vinyl tec 2000 application on composite

to get the best possible bond for use with thigh straps in a canoe, how should one apply the VT adhesive to the substrate and d ring? heavy or as thin as possible? i don’t know if this is a chemical or mechanical bond, etc. those in the know, please advise.


Don’t know the material, but after a boats laminate is cured the bond is mechanical only. Not chemical.

Bill H.

I haven’t used Vinyl Tec 2000 but
Have you read these instructions?

The application process sounds identical to what you do with Vynabond and it is an acetone/methyl ethyl ketone/toluene based adhesive so I assume it works in a similar mannner.

If you have difficulty finding MEK to clean the hull, acetone will work as well, and many people prefer it since it is a bit less noxious.

It is important to let adhesives like this “degas” because the organic solvents can damage your hull. With Vynabond I apply as thin a coat as possible while still being certain not to leave any uncoated spots. Coat both surfaces, obviously. I usually reactivate the adhesive with a heat gun, but applying a second thin coat as described in the instructions works also. If you don’t have a heat gun, a hair dryer will work. For some reason, 80 grit sandpaper is sometimes hard to find. 100 grit paper will do fine. I wouldn’t use coarser than 80 grit. When you apply your patches be careful with the alignment. Having some “indexing marks” that extend well past the perimeter marking of the patch helps. Try not to trap air under the patch when aligning. A small, inexpensive roller as sold for installing floor tile is very helpful. After installing the patch, it’s best not to invert your boat right away. That way if the adhesive hasn’t completely degased it is more likely to do so through the patch, not into the hull.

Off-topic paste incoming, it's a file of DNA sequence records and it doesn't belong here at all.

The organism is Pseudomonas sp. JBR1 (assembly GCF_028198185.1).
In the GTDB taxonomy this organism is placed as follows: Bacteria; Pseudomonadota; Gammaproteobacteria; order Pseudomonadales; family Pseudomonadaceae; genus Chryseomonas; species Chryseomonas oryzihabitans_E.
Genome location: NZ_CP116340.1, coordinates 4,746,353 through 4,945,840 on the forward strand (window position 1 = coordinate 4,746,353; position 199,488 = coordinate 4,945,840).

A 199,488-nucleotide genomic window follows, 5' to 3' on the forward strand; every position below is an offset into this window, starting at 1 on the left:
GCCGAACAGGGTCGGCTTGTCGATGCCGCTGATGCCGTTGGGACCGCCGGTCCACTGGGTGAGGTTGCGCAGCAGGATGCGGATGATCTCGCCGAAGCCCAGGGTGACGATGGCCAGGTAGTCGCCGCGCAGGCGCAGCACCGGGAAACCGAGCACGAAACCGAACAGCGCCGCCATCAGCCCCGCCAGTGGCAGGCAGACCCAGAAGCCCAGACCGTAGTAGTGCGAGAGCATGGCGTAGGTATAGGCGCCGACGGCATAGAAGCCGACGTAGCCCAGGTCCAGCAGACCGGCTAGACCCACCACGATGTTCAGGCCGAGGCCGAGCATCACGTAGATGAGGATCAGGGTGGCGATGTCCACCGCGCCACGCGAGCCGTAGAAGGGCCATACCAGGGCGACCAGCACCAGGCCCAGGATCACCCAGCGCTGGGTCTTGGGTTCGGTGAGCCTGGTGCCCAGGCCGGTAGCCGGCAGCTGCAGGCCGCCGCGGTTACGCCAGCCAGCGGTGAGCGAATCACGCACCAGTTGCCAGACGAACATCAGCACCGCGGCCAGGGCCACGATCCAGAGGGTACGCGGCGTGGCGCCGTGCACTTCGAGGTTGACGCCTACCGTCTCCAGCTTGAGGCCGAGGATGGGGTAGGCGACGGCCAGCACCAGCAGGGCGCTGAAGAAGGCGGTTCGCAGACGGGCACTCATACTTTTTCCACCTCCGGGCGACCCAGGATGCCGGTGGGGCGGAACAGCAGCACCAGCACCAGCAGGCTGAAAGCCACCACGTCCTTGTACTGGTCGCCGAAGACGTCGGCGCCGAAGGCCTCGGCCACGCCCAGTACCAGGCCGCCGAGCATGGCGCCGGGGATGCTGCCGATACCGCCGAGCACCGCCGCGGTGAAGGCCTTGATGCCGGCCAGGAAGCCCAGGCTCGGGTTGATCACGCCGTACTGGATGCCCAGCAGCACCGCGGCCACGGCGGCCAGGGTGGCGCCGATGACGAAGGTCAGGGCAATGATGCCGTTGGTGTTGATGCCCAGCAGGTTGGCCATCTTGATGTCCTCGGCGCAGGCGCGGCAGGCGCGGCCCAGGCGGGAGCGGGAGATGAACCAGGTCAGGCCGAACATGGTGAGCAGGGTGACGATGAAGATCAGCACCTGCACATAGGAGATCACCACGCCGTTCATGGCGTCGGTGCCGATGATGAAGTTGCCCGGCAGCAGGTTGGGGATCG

I’ve heard some people make a big deal about Vynabond making a “chemical bond” between the patch and the vinyl inner layer of Royalex boats. If so, it must be a pretty wimpy, one-molecule thick chemical bond. I have removed vinyl patches glued with Vynabond from the hulls of Royalex boats many times. If care is used, it can be done leaving a completely visibly intact inner vinyl layer behind.

Personally, I am using West G-flex
to connect d-rings to the inside of my composit boats. I do not believe that the vinyl adhesives have sufficient “grab” to hold onto composite. And pblanc, as you say, the “grab” onto the vinyl skin of Royalex can be disappointing.

I’d go same route as with contact cement

– Last Updated: May-27-09 1:02 PM EST –

*As said, clean...and I've roughed up areas slightly with med.-coarse sandpaper.
1. Apply thin coat to both
2. Allow to dry off completely(~15min +/-)
3. Repeat steps 1 and 2.
4. Heat both surfaces with heat gun..bringing surfaces back to tacky state...then join(eliminating any air bubbles between surfaces) while adding even pressure. *When joining..surfaces will grip quickly..once the surfaces there's not much time for fudging make your placement(s) good.

Must confess I haven't glued anything to kevlar, only to Royalex.

Yeah, Spence, I’d sooner use contact
cement than vinyl cement. I haven’t seen a good contact cement job fail.